In styles such as traditional country, bluegrass, and folk,
you'll usually hear 2 bass notes per measure. These will
typically alternate back and forth between just two notes as
long as the song remains in the same chord. When the chord
changes, it alternates within a new pair. Often, this one bit
of knowledge is enough to help you get an accurate measure
count by counting pairs of bass notes. If need be, turn the
bass up and the treble down on your music player to hear the
bass instrument better.
Caution 1! - If you hear the bass begin to suddenly
playing twice as fast, it is now putting 4 notes per measure.
Each measure is still the same length of time as before, it's
just that there are now twice as many bass notes in each
measure. In other words, the bass is playing faster, but the
measures are still going by at the same rate. Sometimes this
is called a "walking bass." Again, the timing
designation for the song is normally based on the parts of the
song with smaller number of bass notes, in this case, 2 bass
notes per measure.
Caution 2! - Normally, you won't hear the bass walk all
the way through the song except for some very old country
recordings or swing music. In this situation, the bass will
often be playing a particular group of 4 notes per measure
(rather than 2) and repeating that same group for each measure
and so on until the chord changes. At other times, the notes
will be in lines going in one direction (up or down in pitch)
and following measures will not repeat these same exact notes.
Other styles may have more complicated rhythms and bass
patterns, but just tap your foot and you'll have a shot at
finding those primary beats. With a little practice you'll be
able to tell if a measure in a song of this type has 2 or 4
beats in the measure.
Caution 3! - Take a deep breath here . . . After
having claimed that most of the styles of music we're likely
to deal with will have 2 primary beats per measure,
accompanied by 2 bass notes, it must be pointed out that this
music will most often be referred to as being in 4/4 time!
This is because the 2 "secondary" beast in between
the 2 primary beats are included in the beat count for each
measure, resulting in a total of 4 beats per measure.
Caution 4! - (Another deep breath) All the above
describes the way country, bluegrass, and folk music is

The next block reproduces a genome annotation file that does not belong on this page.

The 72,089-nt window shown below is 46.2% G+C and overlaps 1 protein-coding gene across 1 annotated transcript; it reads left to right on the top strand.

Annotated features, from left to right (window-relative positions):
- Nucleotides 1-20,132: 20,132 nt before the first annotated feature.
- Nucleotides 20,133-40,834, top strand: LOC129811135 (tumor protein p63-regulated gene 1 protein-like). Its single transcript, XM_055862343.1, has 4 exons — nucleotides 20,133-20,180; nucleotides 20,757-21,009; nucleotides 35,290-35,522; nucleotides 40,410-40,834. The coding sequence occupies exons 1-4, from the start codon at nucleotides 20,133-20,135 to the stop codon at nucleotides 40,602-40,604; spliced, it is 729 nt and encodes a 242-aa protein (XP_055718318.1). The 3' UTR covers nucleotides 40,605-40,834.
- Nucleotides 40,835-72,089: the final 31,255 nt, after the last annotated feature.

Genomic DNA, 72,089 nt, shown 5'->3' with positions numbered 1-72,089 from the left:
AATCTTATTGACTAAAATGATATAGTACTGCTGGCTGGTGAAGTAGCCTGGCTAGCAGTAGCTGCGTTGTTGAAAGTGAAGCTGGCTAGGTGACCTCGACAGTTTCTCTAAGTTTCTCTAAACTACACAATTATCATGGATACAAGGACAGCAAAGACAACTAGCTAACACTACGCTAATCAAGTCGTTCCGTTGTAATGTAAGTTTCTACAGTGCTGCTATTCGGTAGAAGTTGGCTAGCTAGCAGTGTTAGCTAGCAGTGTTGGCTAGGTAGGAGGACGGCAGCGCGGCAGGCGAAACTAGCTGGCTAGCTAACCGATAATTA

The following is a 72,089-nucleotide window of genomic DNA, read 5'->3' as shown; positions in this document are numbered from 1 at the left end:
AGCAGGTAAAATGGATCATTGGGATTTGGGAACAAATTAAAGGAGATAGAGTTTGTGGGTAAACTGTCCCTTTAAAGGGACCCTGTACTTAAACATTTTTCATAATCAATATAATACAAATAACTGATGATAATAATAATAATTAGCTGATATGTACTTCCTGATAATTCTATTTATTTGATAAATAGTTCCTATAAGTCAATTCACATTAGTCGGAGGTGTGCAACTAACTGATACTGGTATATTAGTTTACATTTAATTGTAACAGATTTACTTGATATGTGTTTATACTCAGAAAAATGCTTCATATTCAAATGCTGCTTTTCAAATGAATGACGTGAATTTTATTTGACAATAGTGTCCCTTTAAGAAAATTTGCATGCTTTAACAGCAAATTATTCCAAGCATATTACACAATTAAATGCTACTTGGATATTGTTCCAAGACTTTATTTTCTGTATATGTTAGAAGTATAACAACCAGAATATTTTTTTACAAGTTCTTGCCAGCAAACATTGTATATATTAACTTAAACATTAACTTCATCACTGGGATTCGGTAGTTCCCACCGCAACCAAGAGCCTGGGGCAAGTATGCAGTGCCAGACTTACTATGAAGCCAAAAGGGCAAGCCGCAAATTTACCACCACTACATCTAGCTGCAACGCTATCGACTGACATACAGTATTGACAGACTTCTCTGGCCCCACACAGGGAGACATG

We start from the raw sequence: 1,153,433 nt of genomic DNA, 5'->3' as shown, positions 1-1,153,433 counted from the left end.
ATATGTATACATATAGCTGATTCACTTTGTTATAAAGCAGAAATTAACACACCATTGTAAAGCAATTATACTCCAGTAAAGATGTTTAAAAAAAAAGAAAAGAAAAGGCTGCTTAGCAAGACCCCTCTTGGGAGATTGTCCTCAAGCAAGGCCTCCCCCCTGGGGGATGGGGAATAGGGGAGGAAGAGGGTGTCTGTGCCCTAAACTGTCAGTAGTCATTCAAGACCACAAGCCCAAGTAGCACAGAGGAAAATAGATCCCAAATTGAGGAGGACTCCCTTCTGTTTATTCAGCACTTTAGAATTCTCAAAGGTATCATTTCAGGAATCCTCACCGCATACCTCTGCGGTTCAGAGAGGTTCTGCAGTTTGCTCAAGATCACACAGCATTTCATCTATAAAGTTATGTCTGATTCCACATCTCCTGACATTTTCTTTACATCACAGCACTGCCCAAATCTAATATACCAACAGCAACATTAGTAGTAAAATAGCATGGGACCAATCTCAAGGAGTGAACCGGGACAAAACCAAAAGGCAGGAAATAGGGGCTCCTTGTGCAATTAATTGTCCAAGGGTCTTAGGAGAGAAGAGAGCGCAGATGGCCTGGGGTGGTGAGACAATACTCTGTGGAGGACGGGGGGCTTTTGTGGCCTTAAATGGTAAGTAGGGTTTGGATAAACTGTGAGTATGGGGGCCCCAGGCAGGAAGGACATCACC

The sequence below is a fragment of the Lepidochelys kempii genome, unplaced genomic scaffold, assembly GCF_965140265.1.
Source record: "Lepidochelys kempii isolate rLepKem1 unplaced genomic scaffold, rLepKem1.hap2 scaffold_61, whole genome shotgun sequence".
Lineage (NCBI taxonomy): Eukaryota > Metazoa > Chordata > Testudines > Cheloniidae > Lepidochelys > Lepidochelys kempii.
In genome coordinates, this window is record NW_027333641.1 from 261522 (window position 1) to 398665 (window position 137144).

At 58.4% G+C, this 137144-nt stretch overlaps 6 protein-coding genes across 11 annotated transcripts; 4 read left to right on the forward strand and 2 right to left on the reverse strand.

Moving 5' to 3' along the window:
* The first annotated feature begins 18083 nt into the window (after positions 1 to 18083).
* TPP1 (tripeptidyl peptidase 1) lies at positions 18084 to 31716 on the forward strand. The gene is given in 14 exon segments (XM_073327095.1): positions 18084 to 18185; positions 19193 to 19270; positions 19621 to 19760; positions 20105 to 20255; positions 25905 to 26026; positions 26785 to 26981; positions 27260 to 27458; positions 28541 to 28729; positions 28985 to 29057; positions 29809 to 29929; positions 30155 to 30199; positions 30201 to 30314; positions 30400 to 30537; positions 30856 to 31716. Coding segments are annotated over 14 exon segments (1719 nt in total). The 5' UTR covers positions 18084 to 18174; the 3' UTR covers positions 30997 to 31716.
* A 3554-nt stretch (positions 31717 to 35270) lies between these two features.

divided into measure by those who deal with it regularly. This
also applies to many publications that cater to these types of
music. However, in other publications geared to the general
public, you will find many of these same songs written with
twice as much music per measure still noted as 4/4 time. In
this case, only primary beats are counted, so it takes two of
our "country, bluegrass, or folk measures" to make
one of their "general public" measures.
This all shows that determining the timing designation of a
song can depend on how a person interprets the meaning of a
D. Note for
It's impossible to teach someone who is new at it to
listen to timing this way and expect them to be an expert
overnight. But, as a beginner, if you can just put in some
practice now, you'll soon get a better understanding of how to
apply the above principles for good results. And it is highly
recommend that you find someone with experience to help you
there a quicker way to estimate for myself how many measures
are in my order?
Here is a kind of general way to estimate measure counts for
different types of songs:
(Beware! - songs often
vary in many ways from the "rules" below - use
this info wisely and loosely!
1. A typical vocal song with "normal"
length verse and chorus most commonly have 16 measure verses
and 16 measure choruses. I'm referring to the singing here.
2. Instrumental solos usually are played over either
the verse or the chorus. This means same length, same chords
and same tune as the vocal verse or chorus.
3. Kick-offs (or "intros") are most often
some segment of the verse or chorus, but usually not the whole
thing. Half or quarter of the verse or chorus is common.
4. Same thing applies to endings, although they are
even more likely to be very short.
5. Songs that are completely instrumental sort of
follow the same pattern, except that the instruments take the
place of singers so each instrument will probably play through
the verse and chorus for each solo.
(remember, these are very rough estimates of common songs -
many variations exist!)
- verse or chorus =
- intro or ending
= average of 8 measures
= 32 measures per solo
C. Again - these
are common examples, but many variations exist!